Further out, the extent of the production recovery will be crucial in determining December balances. Assuming the weeks ending 21 December and 28 December return towards the reference week’s output level, December is on track for a 1.3 bcf/d m/m gain. But if production stays at levels near the week in progress, December would post a m/m gain of only 0.7 bcf/d.

From a structural demand perspective, feedgas flows for LNG have picked up perceptibly in the past three days at Corpus Christi T1, close to the facility’s full capacity of 0.7 bcf/d. Feedgas for the rest of the month, therefore, could easily trend higher than has been seen in the first half of December. In addition, feedgas volumes at Sabine Pass have not indicated yet that T5 is ramping up to capacity yet. Given that Cheniere has anticipated first LNG at both trains this year, there is still a good chance that these numbers can move higher. For the industrial sector, we expect to see some gas directed to Indorama and Sasol’s new Gulf Coast petrochemical plants.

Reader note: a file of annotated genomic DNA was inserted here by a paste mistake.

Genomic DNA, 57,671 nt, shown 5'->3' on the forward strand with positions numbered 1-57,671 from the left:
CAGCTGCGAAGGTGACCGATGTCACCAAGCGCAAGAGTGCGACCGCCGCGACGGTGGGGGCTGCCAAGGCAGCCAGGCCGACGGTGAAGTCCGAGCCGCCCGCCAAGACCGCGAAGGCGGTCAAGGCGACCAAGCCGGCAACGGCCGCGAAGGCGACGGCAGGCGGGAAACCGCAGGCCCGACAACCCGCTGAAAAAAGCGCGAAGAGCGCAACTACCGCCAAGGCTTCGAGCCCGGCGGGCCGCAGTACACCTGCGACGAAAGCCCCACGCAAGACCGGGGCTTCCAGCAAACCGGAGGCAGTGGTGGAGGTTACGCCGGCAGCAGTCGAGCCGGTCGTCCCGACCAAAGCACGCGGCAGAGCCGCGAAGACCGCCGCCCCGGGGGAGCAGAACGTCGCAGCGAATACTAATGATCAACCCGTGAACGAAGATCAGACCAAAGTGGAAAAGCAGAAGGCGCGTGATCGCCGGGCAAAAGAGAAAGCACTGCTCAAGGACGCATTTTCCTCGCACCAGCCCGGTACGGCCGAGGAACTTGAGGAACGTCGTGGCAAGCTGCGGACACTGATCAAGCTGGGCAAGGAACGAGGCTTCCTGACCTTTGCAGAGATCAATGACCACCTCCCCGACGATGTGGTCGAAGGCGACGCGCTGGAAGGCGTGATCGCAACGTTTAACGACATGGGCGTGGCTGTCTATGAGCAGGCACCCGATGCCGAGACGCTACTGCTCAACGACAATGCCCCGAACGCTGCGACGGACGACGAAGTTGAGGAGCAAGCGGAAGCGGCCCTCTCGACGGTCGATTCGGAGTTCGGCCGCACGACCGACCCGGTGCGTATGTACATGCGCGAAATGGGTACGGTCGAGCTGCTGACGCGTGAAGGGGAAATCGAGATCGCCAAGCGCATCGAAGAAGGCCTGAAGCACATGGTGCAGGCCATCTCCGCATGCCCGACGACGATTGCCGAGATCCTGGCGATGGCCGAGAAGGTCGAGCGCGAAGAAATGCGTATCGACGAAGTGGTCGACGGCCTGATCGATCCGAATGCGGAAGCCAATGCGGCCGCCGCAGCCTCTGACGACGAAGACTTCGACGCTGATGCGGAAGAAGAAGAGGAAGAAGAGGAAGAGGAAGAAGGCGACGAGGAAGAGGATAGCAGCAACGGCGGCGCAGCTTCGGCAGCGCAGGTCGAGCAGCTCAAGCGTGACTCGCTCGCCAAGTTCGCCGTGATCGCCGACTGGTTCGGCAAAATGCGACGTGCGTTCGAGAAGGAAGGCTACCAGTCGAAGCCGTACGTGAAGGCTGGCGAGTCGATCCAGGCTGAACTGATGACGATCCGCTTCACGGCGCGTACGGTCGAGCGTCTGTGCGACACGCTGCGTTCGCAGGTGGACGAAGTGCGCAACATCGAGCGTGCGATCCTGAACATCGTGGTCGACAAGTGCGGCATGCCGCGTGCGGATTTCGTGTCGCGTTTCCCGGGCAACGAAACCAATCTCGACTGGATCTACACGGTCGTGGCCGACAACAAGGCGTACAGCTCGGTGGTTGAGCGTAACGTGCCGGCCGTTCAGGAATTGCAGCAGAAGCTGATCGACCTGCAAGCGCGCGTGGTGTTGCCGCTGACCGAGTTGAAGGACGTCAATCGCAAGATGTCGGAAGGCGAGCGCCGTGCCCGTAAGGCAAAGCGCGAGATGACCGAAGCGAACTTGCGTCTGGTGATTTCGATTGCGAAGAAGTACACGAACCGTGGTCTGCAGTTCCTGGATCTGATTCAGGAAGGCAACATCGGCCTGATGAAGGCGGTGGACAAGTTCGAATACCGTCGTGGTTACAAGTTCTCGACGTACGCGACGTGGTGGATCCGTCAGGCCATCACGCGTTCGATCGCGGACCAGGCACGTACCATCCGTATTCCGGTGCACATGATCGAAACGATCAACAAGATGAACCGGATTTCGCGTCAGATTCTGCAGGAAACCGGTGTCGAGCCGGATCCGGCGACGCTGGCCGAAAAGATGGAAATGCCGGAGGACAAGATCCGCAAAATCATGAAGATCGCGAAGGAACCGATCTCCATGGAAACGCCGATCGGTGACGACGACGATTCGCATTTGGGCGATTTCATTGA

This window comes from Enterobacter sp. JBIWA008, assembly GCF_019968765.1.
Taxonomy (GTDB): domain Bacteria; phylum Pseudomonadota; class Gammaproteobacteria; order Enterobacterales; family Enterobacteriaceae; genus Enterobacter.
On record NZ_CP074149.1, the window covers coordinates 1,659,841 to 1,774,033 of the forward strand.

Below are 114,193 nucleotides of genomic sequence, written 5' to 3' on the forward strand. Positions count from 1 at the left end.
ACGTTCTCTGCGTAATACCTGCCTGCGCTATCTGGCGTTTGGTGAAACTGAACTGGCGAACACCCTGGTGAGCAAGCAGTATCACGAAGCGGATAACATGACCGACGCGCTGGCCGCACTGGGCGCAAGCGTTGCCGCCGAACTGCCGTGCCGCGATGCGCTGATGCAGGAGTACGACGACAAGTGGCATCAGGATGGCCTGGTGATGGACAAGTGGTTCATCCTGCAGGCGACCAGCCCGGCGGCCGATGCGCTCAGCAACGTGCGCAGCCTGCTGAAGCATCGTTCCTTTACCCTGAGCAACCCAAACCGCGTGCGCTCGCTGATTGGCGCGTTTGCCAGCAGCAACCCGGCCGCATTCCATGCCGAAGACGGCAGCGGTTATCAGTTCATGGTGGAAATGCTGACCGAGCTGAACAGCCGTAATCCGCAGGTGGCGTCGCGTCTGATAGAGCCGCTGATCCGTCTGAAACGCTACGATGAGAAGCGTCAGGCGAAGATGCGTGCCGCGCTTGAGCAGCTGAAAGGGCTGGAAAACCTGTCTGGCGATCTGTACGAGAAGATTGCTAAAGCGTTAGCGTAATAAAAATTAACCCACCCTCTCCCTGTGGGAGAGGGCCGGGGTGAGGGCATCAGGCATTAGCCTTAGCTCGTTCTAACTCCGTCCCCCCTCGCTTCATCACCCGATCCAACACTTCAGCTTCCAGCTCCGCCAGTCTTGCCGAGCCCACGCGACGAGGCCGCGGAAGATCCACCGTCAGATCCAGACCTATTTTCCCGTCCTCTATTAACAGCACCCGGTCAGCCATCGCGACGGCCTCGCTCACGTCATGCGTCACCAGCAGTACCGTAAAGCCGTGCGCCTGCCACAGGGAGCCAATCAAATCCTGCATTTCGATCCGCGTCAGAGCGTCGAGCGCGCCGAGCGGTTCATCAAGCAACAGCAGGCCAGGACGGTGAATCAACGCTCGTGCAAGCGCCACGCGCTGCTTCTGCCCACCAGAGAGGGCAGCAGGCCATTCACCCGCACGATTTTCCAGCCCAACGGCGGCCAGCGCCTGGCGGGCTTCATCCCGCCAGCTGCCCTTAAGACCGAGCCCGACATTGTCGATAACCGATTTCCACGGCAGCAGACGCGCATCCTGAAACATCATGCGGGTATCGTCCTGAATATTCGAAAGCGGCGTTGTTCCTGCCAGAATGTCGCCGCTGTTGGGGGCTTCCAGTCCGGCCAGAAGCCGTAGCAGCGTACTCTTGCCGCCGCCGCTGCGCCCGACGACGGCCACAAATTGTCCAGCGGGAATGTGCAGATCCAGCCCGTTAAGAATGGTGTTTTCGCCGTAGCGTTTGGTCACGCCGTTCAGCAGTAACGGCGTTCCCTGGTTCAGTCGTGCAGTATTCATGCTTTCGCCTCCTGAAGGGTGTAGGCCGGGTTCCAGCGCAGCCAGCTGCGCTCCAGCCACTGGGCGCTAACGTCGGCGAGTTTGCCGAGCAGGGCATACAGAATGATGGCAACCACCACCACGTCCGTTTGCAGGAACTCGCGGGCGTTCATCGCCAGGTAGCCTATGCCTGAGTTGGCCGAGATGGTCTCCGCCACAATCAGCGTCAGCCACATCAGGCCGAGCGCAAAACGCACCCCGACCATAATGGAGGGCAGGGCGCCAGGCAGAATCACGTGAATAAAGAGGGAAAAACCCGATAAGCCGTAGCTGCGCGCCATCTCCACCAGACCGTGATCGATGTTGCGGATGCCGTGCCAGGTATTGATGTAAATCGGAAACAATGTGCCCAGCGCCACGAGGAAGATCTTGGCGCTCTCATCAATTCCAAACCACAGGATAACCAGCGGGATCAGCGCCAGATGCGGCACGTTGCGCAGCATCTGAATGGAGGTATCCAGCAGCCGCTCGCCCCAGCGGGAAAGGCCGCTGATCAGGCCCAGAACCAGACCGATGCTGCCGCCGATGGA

Looking beyond the 15/20-day forecast, the next move in weather expectations for January is key. The potential for a shift colder later in December did re-invigorate trading today, but the duration of any potential upcoming warming trend, like the one currently in progress, is clearly an issue for Q1 19 pricing. At some point, the market will anticipate deliverability has started being de-risked if notable warmth drags on too far into January. Physical strength in the market has been a mainstay this heating season as utilities and local distribution companies (LDCs) are holding on to gas in storage early in the heating season to ensure they can satisfy their obligation to serve their customer base in the latter half of the heating season and even through April, given the experience of last winter.